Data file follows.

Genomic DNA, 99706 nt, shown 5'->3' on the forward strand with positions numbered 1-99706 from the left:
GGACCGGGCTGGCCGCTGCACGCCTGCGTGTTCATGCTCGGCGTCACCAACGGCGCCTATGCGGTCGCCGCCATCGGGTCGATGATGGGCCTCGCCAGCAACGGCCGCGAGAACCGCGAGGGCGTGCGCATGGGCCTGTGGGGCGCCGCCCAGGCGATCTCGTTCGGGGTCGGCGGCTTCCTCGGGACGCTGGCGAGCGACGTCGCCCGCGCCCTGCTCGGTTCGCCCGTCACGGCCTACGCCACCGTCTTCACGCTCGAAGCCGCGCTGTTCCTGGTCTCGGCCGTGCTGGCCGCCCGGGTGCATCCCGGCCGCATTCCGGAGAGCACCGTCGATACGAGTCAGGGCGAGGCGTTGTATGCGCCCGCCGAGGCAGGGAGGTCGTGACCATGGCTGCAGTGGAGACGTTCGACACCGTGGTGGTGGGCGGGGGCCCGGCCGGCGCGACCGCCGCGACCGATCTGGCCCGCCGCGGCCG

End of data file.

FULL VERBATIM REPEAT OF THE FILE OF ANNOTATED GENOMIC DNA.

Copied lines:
Genomic DNA, 99706 nt, shown 5'->3' on the forward strand with positions numbered 1-99706 from the left:
GGACCGGGCTGGCCGCTGCACGCCTGCGTGTTCATGCTCGGCGTCACCAACGGCGCCTATGCGGTCGCCGCCATCGGGTCGATGATGGGCCTCGCCAGCAACGGCCGCGAGAACCGCGAGGGCGTGCGCATGGGCCTGTGGGGCGCCGCCCAGGCGATCTCGTTCGGGGTCGGCGGCTTCCTCGGGACGCTGGCGAGCGACGTCGCCCGCGCCCTGCTCGGTTCGCCCGTCACGGCCTACGCCACCGTCTTCACGCTCGAAGCCGCGCTGTTCCTGGTCTCGGCCGTGCTGGCCGCCCGGGTGCATCCCGGCCGCATTCCGGAGAGCACCGTCGATACGAGTCAGGGCGAGGCGTTGTATGCGCCCGCCGAGGCAGGGAGGTCGTGACCATGGCTGCAGTGGAGACGTTCGACACCGTGGTGGTGGGCGGGGGCCCGGCCGGCGCGACCGCCGCGACCGATCTGGCCCGCCGCGGCCG